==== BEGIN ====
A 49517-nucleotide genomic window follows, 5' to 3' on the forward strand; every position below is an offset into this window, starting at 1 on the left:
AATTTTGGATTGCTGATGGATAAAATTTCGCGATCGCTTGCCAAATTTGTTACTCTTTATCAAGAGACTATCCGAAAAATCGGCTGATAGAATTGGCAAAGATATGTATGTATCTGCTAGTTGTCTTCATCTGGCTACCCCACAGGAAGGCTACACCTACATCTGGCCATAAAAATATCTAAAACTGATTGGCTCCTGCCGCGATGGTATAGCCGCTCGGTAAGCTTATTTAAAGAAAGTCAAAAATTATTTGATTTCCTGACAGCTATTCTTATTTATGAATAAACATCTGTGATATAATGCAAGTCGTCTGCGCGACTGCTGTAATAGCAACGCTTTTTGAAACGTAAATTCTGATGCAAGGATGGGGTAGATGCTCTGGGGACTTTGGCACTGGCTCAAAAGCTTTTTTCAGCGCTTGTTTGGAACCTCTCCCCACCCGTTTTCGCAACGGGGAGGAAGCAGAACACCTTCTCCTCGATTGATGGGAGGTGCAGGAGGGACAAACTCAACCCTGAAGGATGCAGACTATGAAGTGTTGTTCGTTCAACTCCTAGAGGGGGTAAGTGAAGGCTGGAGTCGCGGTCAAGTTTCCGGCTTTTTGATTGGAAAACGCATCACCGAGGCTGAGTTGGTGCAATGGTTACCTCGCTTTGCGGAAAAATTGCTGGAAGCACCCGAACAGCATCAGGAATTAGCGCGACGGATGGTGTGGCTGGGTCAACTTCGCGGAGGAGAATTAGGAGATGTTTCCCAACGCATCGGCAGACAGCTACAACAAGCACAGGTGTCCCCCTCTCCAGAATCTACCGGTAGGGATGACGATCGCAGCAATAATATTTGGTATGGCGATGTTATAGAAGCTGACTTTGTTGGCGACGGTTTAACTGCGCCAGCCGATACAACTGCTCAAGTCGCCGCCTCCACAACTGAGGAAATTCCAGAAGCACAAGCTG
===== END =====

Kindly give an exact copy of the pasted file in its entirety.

A 49517-nucleotide genomic window follows, 5' to 3' on the forward strand; every position below is an offset into this window, starting at 1 on the left:
AATTTTGGATTGCTGATGGATAAAATTTCGCGATCGCTTGCCAAATTTGTTACTCTTTATCAAGAGACTATCCGAAAAATCGGCTGATAGAATTGGCAAAGATATGTATGTATCTGCTAGTTGTCTTCATCTGGCTACCCCACAGGAAGGCTACACCTACATCTGGCCATAAAAATATCTAAAACTGATTGGCTCCTGCCGCGATGGTATAGCCGCTCGGTAAGCTTATTTAAAGAAAGTCAAAAATTATTTGATTTCCTGACAGCTATTCTTATTTATGAATAAACATCTGTGATATAATGCAAGTCGTCTGCGCGACTGCTGTAATAGCAACGCTTTTTGAAACGTAAATTCTGATGCAAGGATGGGGTAGATGCTCTGGGGACTTTGGCACTGGCTCAAAAGCTTTTTTCAGCGCTTGTTTGGAACCTCTCCCCACCCGTTTTCGCAACGGGGAGGAAGCAGAACACCTTCTCCTCGATTGATGGGAGGTGCAGGAGGGACAAACTCAACCCTGAAGGATGCAGACTATGAAGTGTTGTTCGTTCAACTCCTAGAGGGGGTAAGTGAAGGCTGGAGTCGCGGTCAAGTTTCCGGCTTTTTGATTGGAAAACGCATCACCGAGGCTGAGTTGGTGCAATGGTTACCTCGCTTTGCGGAAAAATTGCTGGAAGCACCCGAACAGCATCAGGAATTAGCGCGACGGATGGTGTGGCTGGGTCAACTTCGCGGAGGAGAATTAGGAGATGTTTCCCAACGCATCGGCAGACAGCTACAACAAGCACAGGTGTCCCCCTCTCCAGAATCTACCGGTAGGGATGACGATCGCAGCAATAATATTTGGTATGGCGATGTTATAGAAGCTGACTTTGTTGGCGACGGTTTAACTGCGCCAGCCGATACAACTGCTCAAGTCGCCGCCTCCACAACTGAGGAAATTCCAGAAGCACAAGCTG